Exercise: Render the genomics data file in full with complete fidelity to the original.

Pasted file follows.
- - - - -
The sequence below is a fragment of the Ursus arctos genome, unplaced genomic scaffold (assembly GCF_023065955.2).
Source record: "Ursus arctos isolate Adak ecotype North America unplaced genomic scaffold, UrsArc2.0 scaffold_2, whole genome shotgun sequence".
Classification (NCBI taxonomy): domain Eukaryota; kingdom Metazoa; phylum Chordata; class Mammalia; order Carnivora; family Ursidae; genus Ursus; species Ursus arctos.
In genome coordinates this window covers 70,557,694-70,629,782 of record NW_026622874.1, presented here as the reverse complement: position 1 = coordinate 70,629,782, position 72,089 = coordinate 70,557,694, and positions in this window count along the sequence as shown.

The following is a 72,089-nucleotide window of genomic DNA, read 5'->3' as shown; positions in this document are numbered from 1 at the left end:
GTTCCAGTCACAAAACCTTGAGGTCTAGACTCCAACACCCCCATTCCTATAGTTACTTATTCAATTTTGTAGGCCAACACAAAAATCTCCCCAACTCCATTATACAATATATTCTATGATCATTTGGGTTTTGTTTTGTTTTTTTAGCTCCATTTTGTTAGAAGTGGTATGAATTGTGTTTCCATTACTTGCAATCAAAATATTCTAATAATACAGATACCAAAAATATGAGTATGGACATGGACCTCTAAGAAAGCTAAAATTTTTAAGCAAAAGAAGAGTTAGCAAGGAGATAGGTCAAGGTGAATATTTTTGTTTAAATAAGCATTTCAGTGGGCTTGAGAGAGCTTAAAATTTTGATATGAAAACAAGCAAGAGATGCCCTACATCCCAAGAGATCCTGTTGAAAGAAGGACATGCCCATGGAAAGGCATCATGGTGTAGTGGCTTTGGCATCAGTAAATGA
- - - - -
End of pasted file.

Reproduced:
The sequence below is a fragment of the Ursus arctos genome, unplaced genomic scaffold (assembly GCF_023065955.2).
Source record: "Ursus arctos isolate Adak ecotype North America unplaced genomic scaffold, UrsArc2.0 scaffold_2, whole genome shotgun sequence".
Classification (NCBI taxonomy): domain Eukaryota; kingdom Metazoa; phylum Chordata; class Mammalia; order Carnivora; family Ursidae; genus Ursus; species Ursus arctos.
In genome coordinates this window covers 70,557,694-70,629,782 of record NW_026622874.1, presented here as the reverse complement: position 1 = coordinate 70,629,782, position 72,089 = coordinate 70,557,694, and positions in this window count along the sequence as shown.

The following is a 72,089-nucleotide window of genomic DNA, read 5'->3' as shown; positions in this document are numbered from 1 at the left end:
GTTCCAGTCACAAAACCTTGAGGTCTAGACTCCAACACCCCCATTCCTATAGTTACTTATTCAATTTTGTAGGCCAACACAAAAATCTCCCCAACTCCATTATACAATATATTCTATGATCATTTGGGTTTTGTTTTGTTTTTTTAGCTCCATTTTGTTAGAAGTGGTATGAATTGTGTTTCCATTACTTGCAATCAAAATATTCTAATAATACAGATACCAAAAATATGAGTATGGACATGGACCTCTAAGAAAGCTAAAATTTTTAAGCAAAAGAAGAGTTAGCAAGGAGATAGGTCAAGGTGAATATTTTTGTTTAAATAAGCATTTCAGTGGGCTTGAGAGAGCTTAAAATTTTGATATGAAAACAAGCAAGAGATGCCCTACATCCCAAGAGATCCTGTTGAAAGAAGGACATGCCCATGGAAAGGCATCATGGTGTAGTGGCTTTGGCATCAGTAAATGA